As an audience we are left to interpret what does and doesn’t make sense within the constraints of the dual narratives, meaning the writers were smart enough to assume that the audience is at least capable of following a storyline (something that Western blockbusters seem to have to spell out in the form of a big reveal).

However while this method of storytelling is effective, at times it can become confusing. Characters ‘travel’ at times between Heartland and the real world, and it is rather abrupt at times. While an explanation is offered, it occasionally feels lacking.

What this duality does cater for is a colossal change in visual style. The mundane real world is complemented breathtakingly by a vivid and enchanting animation style, where we see unbelievable technology and feats; bravery and stunning magic. The nature of this caters toward all audiences in terms of content in that it provides beautiful imagery in contrast to an otherwise dry set of circumstances, and transports us to the medium that anime performs best in – one that shows just us how far from reality it can take us through what is effectively a cartoon.

Praise for the medium aside, what I think Napping Princess does well is give us an escape from an otherwise ‘usual’ story through the provision of an alternative reality, where dreams are reality and the impossible is possible.

Though the visual style and dual narratives are inventive and unique, the movie lacks in some departments.

I know about two seconds ago I was praising Napping Princess for transporting us across worlds, in terms of actual animation quality it is somewhat lacking. I mentioned earlier titles such as Spirited Away and Ghost in the Shell. Next to large budget classics like those, the film fails to perform. Still frames and a lack of flow are occasionally noticeable, and for a film released in 2017 (with such hot competition from films like Your Name, released in 2016 and showed none of the same animation issues), this makes obvious the fact that it had a smaller budget. While budget is not a point for criticism, the movie clearly shirked consistent animation in favour of having some scenes better animated than others. It was an issue to me, as I’m sure it would be for other lovers of anime.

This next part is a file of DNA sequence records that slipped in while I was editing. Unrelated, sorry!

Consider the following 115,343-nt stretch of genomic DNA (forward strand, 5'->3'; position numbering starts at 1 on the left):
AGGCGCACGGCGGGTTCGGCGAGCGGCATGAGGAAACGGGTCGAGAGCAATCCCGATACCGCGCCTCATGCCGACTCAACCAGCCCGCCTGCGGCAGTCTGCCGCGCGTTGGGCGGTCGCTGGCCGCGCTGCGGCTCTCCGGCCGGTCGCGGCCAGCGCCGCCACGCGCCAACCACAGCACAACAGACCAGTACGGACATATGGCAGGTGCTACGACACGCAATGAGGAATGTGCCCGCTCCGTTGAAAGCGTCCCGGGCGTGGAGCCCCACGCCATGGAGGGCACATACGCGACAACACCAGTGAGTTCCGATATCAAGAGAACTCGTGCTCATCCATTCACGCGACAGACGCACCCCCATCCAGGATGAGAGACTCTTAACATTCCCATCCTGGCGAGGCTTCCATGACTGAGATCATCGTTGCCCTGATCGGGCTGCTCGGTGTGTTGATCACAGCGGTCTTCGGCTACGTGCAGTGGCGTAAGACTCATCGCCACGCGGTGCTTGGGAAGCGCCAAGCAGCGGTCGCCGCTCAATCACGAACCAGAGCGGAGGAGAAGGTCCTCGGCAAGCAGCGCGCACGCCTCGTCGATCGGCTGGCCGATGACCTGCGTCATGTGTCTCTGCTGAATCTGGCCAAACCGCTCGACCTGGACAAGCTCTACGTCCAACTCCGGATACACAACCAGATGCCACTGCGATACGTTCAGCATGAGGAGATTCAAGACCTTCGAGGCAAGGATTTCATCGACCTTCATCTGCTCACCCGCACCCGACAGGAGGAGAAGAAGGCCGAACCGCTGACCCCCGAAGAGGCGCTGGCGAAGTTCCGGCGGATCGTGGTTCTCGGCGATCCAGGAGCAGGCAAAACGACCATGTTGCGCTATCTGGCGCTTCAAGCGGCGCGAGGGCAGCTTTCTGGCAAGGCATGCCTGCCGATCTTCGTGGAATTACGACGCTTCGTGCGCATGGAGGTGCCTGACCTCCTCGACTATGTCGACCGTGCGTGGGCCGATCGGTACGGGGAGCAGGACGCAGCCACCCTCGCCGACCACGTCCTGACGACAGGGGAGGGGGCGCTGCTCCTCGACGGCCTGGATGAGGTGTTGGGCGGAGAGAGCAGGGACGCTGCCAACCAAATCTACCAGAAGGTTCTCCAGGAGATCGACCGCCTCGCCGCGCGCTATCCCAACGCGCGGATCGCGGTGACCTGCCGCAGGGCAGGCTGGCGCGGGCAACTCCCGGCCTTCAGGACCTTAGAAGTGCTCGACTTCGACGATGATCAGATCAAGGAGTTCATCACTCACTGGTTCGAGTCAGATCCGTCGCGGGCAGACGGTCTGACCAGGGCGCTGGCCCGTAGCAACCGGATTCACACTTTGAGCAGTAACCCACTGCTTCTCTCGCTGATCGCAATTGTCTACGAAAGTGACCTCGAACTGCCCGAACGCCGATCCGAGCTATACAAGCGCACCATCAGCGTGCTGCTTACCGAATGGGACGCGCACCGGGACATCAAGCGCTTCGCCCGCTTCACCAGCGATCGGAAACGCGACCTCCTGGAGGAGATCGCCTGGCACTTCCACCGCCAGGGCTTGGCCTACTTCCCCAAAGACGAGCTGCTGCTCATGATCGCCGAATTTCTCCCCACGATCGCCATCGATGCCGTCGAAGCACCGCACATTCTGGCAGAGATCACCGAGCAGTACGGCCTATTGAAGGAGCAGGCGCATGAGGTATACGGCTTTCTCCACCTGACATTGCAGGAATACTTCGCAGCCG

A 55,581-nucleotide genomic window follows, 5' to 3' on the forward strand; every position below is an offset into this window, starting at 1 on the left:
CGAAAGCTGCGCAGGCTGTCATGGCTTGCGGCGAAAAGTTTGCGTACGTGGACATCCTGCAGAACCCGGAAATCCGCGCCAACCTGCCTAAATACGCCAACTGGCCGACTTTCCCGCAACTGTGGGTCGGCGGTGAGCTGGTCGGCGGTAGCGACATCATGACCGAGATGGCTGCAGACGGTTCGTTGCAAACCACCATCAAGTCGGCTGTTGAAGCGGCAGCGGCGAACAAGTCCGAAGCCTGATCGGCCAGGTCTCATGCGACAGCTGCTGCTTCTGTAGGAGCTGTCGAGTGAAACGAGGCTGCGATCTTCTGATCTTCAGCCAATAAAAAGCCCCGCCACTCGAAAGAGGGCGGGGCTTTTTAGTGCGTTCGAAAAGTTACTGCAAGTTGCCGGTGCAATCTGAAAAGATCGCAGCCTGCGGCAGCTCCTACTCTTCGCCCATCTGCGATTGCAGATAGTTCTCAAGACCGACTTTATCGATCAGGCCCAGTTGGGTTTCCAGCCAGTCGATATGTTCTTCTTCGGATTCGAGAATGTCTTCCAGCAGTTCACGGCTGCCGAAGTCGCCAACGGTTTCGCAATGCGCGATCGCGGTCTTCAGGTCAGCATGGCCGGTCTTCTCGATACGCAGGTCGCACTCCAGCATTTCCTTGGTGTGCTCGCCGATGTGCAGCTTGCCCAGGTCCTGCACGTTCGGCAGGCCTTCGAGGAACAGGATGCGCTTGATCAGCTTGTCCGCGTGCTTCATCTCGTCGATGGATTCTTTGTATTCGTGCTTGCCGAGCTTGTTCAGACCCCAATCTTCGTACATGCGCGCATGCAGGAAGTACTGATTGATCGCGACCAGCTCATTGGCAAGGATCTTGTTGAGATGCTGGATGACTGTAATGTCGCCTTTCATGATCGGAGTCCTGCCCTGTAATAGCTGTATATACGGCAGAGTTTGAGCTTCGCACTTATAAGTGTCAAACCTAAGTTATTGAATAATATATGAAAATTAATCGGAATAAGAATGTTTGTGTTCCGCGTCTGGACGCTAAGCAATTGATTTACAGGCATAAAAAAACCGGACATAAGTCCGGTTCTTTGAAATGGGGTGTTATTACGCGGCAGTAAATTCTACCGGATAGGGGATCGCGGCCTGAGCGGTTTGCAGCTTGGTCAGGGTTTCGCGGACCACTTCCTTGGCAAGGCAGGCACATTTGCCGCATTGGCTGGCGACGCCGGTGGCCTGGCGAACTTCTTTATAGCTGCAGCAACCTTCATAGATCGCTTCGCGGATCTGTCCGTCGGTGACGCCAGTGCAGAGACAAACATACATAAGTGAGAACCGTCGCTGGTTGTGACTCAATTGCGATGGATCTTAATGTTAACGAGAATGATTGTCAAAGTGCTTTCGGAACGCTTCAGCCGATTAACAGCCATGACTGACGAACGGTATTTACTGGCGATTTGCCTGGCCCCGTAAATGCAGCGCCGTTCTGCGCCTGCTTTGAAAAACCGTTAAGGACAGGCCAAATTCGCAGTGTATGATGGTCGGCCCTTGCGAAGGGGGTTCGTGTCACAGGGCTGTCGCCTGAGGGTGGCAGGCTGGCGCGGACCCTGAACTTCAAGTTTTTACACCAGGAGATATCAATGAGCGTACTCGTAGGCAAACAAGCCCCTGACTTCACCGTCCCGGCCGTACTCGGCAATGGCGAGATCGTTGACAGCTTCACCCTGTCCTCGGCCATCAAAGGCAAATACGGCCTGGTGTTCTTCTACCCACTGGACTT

In terms of its story, there are elements that could certainly do with improvement. I mentioned before the confusion caused by the jumps between the worlds, and the characters within them, there are several moments (particularly toward the end) where this actually gets in the way of weaving an engrossing story (obviously I won’t talk about them because again, śpòįlërs).

It is sad to have to say it, but though this movie had excellent potential, its failure to deliver on several fronts is what leaves it unable to fully realise its potential.

All in all, if you’re a fan of anime and enjoy the fantasy steampunk style of setting, I would recommend this film, though there are movies that better represent this that are more well known (see Howl’s Moving Castle).

Thank you for reading!
Renwick Bromiley – Associate to Head of Film Society